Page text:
If there were an onion, you would now add it, chopped, and brown it with the meat. But there is no onion. Hunt around your cupboards in case there is an onion that has materialized, in amongst the teething biscuits and cheerios. In desperation, fish out some green onions from the fridge. Chop them finely. Add those, along with some spices, the 2 garlic cloves, the ginger, and the canned tomatoes.

Stir that all together. Decide that the green onion just isn't going to cut it. Add a metric boatload of onion powder. (Which is slightly smaller than an imperial boatload, as determined at the Treaty of Calais in 1889, after the British navy forcibly proved that their ships were, in fact, larger than the French ships, and demanded that the French not call them "boats" any more. (OK, I may have made that last bit up)). Stir everything together, and let it simmer.

While it is simmering, add the garlic, mint, and 1/2 tsp salt to the yogurt. Stir it all together and let it sit so the flavors can meld.

Taste your pretty, pretty sauce.

Discover that it is tragically bland. Swear some more, but softly, and in a foreign language this time, so as not to teach the baby bad words. Add more of everything. (Bringing us up to the totals described in the recipe.)

Simmer some more, and discover that it is now delicious. When the squash is done baking, pop it onto a plate, cover it with meat sauce, and a dollop of yogurt.

Sit down to eat your tasty meal, only 23 minutes and 5 swear words later. Baby had some of everything, and loved it.

Photo credits to Aleatha Parker-Wood.

Saturday, February 11, 2012

A Month of Food Blogging (10 of 28) : Seafood Carbonara

This recipe is very rich, but it's fast and delicious. We usually eat it with a hefty green salad. You can also eliminate the bacon all together (it's only about 40 calories per serving, but perhaps you're watching your saturated fat, or keeping kosher), and substitute olive oil for the bacon fat. If there's no bacon, I like to add some smoked salmon or trout to bring the smoky flavor back in.

Seafood carbonara

Servings: 2
Time: 15 minutes to thaw seafood, 15 minutes to cook
Planning Ahead: None, unless you want to thaw the seafood in advance.
The Funny Stuff: Block parmesan (or good quality pregrated parmesan)
Virtues: Fast, high in omega-3s
Downsides: Lots of fat from cheese and eggs, high cholesterol from the shrimp, lots of carbs.
Calories: 446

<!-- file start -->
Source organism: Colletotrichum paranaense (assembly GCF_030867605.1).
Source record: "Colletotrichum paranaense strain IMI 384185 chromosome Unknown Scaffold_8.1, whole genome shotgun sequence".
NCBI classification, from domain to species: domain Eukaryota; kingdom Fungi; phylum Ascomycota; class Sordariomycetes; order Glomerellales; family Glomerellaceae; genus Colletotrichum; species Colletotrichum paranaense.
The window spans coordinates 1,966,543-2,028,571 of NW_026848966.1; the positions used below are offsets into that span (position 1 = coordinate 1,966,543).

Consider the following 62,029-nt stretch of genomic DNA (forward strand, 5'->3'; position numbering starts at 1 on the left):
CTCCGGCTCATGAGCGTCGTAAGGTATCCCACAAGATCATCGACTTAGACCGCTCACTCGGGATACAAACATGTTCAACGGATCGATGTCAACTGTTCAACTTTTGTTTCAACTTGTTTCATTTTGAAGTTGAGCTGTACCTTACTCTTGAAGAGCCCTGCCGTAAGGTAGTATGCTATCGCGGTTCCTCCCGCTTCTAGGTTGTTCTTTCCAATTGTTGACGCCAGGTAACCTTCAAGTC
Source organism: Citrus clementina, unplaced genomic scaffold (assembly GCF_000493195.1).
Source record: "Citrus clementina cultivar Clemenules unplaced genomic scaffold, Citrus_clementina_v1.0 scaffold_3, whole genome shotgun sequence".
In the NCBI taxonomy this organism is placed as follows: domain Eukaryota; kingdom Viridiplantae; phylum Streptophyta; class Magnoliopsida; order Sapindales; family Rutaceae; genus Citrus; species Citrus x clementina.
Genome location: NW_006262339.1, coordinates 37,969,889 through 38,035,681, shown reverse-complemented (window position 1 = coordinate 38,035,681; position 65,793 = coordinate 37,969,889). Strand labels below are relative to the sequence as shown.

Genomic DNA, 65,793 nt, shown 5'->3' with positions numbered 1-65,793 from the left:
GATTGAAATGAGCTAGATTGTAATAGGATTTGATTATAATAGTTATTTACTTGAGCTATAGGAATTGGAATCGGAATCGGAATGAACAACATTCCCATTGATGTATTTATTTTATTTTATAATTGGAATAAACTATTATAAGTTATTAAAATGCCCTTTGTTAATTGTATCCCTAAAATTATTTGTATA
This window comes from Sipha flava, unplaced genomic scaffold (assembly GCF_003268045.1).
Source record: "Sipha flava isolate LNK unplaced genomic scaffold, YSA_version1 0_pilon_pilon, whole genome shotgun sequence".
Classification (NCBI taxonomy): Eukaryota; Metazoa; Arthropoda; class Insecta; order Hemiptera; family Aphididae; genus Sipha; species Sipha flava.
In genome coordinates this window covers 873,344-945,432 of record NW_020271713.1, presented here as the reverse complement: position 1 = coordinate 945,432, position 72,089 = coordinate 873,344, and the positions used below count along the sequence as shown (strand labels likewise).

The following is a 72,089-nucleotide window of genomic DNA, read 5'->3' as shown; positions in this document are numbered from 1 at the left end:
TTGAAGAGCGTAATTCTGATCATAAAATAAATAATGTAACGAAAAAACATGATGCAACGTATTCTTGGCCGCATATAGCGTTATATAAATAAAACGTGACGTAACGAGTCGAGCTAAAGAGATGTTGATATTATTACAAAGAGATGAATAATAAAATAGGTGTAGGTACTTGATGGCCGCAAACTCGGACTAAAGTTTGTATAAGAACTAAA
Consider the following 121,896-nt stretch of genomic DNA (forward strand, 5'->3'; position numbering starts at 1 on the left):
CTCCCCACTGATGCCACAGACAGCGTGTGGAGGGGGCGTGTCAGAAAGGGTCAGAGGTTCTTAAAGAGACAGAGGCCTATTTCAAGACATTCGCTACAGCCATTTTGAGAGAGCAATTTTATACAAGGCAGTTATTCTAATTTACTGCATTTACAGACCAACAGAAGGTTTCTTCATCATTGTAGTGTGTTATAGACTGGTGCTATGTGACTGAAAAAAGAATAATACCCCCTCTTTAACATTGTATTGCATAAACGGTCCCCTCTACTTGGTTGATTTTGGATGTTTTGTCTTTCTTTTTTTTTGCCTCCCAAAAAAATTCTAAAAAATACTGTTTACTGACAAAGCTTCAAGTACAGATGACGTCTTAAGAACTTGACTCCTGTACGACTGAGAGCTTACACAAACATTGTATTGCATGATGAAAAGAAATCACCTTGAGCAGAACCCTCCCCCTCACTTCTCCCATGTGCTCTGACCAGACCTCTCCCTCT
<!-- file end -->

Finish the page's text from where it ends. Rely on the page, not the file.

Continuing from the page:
4 oz angel hair pasta, dry
2 oz parmesan
2 eggs
1 Tbsp parsley, chopped (optional)
1 slice bacon
4 large scallops
4 large shrimp
3 cloves garlic

reserved pasta water

If the shrimp and scallops are frozen, then thaw the shrimp and scallops in a ziploc in warm water. While the seafood is thawing, bring 4 cups water to a boil.

While the water is heating, shred the parmesan in the food processor. Crack the eggs over the shredded cheese, add the parmesan, and stir everything thoroughly.

When the water comes to a boil, add the pasta. Set a pasta timer for 12 minutes. Brown bacon over medium heat.

When the bacon is browned, remove it from the skillet, and add the seafood to the bacon fat, turning it every few minutes.

When the scallops are starting to crack, and are no longer translucent, the seafood is done.

Crush the garlic in with the seafood, and stir. Reduce the heat to medium low.

The pasta should be done at this point. Drain the pasta, reserving about a half cup of pasta liquid. Toss the pasta in the skillet with the seafood. Crumble the bacon over the top, and toss the noodles to coat them in the bacon fat and seafood juices.

Turn off the heat, and immediately, while the pan is still hot, add the egg and cheese mixture on top of the pasta. It needs to be hot enough to cook the egg and cheese, but not so hot that the egg cooks before it coats the pasta. Stir thoroughly.

Once the egg is incorporated, turn the heat on low again. Add the reserved pasta water (which should still be hot) a tablespoon at a time, stirring, until the pasta sauce reaches a creamy consistency.